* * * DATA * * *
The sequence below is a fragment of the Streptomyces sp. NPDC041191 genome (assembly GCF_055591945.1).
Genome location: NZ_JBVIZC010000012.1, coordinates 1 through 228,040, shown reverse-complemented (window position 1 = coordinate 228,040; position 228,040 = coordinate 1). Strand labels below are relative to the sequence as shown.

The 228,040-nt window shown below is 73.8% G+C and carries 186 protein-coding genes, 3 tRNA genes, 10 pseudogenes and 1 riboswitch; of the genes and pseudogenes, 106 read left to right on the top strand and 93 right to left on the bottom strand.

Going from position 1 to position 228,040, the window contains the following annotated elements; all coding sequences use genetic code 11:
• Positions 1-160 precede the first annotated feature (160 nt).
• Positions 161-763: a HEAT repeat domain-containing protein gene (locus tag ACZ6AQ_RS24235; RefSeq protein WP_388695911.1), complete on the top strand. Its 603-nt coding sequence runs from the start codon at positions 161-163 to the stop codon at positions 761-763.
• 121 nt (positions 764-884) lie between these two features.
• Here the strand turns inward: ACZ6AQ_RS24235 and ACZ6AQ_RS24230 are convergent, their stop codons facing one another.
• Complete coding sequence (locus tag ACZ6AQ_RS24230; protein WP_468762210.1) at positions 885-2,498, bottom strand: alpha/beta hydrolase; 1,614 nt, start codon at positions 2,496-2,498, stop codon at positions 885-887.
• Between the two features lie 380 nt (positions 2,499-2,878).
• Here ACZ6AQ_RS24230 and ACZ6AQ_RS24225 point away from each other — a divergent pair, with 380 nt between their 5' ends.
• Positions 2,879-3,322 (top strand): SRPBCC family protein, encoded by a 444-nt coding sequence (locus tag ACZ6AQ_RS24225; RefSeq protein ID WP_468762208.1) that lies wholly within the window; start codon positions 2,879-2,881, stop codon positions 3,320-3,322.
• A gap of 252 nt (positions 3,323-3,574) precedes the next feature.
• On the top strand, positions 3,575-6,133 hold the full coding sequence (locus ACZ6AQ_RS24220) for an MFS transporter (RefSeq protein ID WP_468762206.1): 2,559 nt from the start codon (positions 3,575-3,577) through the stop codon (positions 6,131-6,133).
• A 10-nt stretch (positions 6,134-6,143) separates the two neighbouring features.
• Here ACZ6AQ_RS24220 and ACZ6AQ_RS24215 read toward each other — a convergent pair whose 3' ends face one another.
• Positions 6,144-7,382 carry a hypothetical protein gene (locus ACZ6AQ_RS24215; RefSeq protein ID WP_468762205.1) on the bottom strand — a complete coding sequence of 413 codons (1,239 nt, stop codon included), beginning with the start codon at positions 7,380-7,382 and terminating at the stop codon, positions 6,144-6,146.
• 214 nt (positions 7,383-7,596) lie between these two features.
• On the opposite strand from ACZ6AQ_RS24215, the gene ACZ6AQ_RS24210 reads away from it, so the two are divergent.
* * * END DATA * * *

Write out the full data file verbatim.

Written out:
The sequence below is a fragment of the Streptomyces sp. NPDC041191 genome (assembly GCF_055591945.1).
Genome location: NZ_JBVIZC010000012.1, coordinates 1 through 228,040, shown reverse-complemented (window position 1 = coordinate 228,040; position 228,040 = coordinate 1). Strand labels below are relative to the sequence as shown.

The 228,040-nt window shown below is 73.8% G+C and carries 186 protein-coding genes, 3 tRNA genes, 10 pseudogenes and 1 riboswitch; of the genes and pseudogenes, 106 read left to right on the top strand and 93 right to left on the bottom strand.

Going from position 1 to position 228,040, the window contains the following annotated elements; all coding sequences use genetic code 11:
• Positions 1-160 precede the first annotated feature (160 nt).
• Positions 161-763: a HEAT repeat domain-containing protein gene (locus tag ACZ6AQ_RS24235; RefSeq protein WP_388695911.1), complete on the top strand. Its 603-nt coding sequence runs from the start codon at positions 161-163 to the stop codon at positions 761-763.
• 121 nt (positions 764-884) lie between these two features.
• Here the strand turns inward: ACZ6AQ_RS24235 and ACZ6AQ_RS24230 are convergent, their stop codons facing one another.
• Complete coding sequence (locus tag ACZ6AQ_RS24230; protein WP_468762210.1) at positions 885-2,498, bottom strand: alpha/beta hydrolase; 1,614 nt, start codon at positions 2,496-2,498, stop codon at positions 885-887.
• Between the two features lie 380 nt (positions 2,499-2,878).
• Here ACZ6AQ_RS24230 and ACZ6AQ_RS24225 point away from each other — a divergent pair, with 380 nt between their 5' ends.
• Positions 2,879-3,322 (top strand): SRPBCC family protein, encoded by a 444-nt coding sequence (locus tag ACZ6AQ_RS24225; RefSeq protein ID WP_468762208.1) that lies wholly within the window; start codon positions 2,879-2,881, stop codon positions 3,320-3,322.
• A gap of 252 nt (positions 3,323-3,574) precedes the next feature.
• On the top strand, positions 3,575-6,133 hold the full coding sequence (locus ACZ6AQ_RS24220) for an MFS transporter (RefSeq protein ID WP_468762206.1): 2,559 nt from the start codon (positions 3,575-3,577) through the stop codon (positions 6,131-6,133).
• A 10-nt stretch (positions 6,134-6,143) separates the two neighbouring features.
• Here ACZ6AQ_RS24220 and ACZ6AQ_RS24215 read toward each other — a convergent pair whose 3' ends face one another.
• Positions 6,144-7,382 carry a hypothetical protein gene (locus ACZ6AQ_RS24215; RefSeq protein ID WP_468762205.1) on the bottom strand — a complete coding sequence of 413 codons (1,239 nt, stop codon included), beginning with the start codon at positions 7,380-7,382 and terminating at the stop codon, positions 6,144-6,146.
• 214 nt (positions 7,383-7,596) lie between these two features.
• On the opposite strand from ACZ6AQ_RS24215, the gene ACZ6AQ_RS24210 reads away from it, so the two are divergent.